Sunday, October 30, 2016

Changing Keyboard Shortcut Behavior in PowerShell Studio

I'm a big fan of SAPIEN's PowerShell Studio. The editor is fast and PrimalSense (their equivalent of intellisense) is rock solid, unlike intellisense in the PowerShell ISE, which mostly works...sometimes...if you're lucky.

One thing that I don't like is how the behavior of the F5 shortcut key differs from the ISE - F5 runs the script in their special sandbox session rather than within the shell itself. At the time of this writing, there is no way to change this behavior within the program itself.

Enter AutoHotkey. AutoHotkey is open-source macro-creation and automation software. In this instance, I'm using its macro abilities to send Ctrl+F8 (run script in shell) whenever F5 is pressed, but only when the PowerShell Studio window is active.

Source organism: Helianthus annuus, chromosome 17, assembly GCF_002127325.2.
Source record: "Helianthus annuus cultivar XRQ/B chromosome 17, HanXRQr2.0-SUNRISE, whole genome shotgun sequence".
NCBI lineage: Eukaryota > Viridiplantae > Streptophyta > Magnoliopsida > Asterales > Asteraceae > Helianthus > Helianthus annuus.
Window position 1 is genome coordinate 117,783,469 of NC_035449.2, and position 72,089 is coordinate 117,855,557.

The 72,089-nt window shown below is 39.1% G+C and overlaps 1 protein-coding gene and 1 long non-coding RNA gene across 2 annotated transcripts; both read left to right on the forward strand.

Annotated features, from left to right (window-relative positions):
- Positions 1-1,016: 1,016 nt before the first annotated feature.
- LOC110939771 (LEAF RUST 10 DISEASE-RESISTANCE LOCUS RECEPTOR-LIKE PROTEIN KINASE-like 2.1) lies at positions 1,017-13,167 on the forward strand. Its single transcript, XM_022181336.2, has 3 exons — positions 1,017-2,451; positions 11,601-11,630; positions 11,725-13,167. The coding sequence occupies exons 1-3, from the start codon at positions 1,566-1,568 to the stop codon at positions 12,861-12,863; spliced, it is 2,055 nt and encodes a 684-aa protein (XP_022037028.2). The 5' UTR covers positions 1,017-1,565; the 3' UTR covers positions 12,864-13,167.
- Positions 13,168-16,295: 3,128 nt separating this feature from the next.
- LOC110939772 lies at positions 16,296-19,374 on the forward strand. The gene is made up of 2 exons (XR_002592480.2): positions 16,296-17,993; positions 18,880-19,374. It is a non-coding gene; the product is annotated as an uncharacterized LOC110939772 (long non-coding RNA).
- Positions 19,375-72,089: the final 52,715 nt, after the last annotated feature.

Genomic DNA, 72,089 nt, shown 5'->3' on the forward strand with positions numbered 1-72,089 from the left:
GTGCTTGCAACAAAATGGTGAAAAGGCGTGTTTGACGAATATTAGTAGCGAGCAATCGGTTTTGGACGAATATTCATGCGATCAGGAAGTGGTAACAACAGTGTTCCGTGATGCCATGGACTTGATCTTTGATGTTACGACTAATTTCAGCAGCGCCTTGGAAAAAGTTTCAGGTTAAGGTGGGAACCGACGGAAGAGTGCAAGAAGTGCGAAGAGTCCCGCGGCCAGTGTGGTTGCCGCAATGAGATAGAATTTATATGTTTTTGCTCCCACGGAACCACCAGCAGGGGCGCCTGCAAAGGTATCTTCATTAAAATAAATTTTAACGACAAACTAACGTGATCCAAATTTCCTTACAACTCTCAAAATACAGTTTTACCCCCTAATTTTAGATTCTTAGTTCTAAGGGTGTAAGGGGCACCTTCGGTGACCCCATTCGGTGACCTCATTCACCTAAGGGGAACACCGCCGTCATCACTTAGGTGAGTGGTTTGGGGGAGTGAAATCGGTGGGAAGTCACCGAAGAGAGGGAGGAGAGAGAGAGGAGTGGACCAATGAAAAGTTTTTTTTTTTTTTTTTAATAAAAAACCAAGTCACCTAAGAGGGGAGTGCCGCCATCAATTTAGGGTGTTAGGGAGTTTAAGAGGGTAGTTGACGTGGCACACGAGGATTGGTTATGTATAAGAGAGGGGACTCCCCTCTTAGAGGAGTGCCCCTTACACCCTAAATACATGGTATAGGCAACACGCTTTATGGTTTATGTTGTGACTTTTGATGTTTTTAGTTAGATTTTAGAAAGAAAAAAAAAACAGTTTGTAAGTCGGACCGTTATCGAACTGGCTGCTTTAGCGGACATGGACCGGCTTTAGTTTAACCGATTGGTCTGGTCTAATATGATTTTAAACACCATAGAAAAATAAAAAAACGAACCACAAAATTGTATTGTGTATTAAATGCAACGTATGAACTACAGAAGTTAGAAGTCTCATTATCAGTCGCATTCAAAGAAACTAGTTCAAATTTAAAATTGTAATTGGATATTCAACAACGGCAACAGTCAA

I also set up Scroll Lock to send Ctrl+Shift+A (expand aliases to Cmdlets) and Ctrl+Shift+J (format script). If you're wondering about whether or not pressing Scroll Lock for this macro causes it to turn on the light on your keyboard, it doesn't.

First, download and install AutoHotkey. After that, navigate to the directory where you want to store your script and create a new AutoHotkey Script via the right-click menu.



Next, open your newly-created ahk file in your favorite text editor, paste the following code into it and save.

#IfWinActive SAPIEN PowerShell Studio 20
SetTitleMatchMode, 1 ; Title must start with the specified text to be a match

f5:: ; Run script in console
 send, ^{f8}}
Return

Scrolllock:: ; Expand aliases to Cmdlets and format script
 send, ^+a
 send, ^+j
Return
#IfWinActive

Double-click the file and it will run. If you want to reload the script after making changes, or exit AutoHotkey completely, this can be done by right-clicking the green tray icon.

Once you're satisfied that everything is working as desired, place a shortcut to your ahk file in the startup directory and you're done.

No comments:

Post a Comment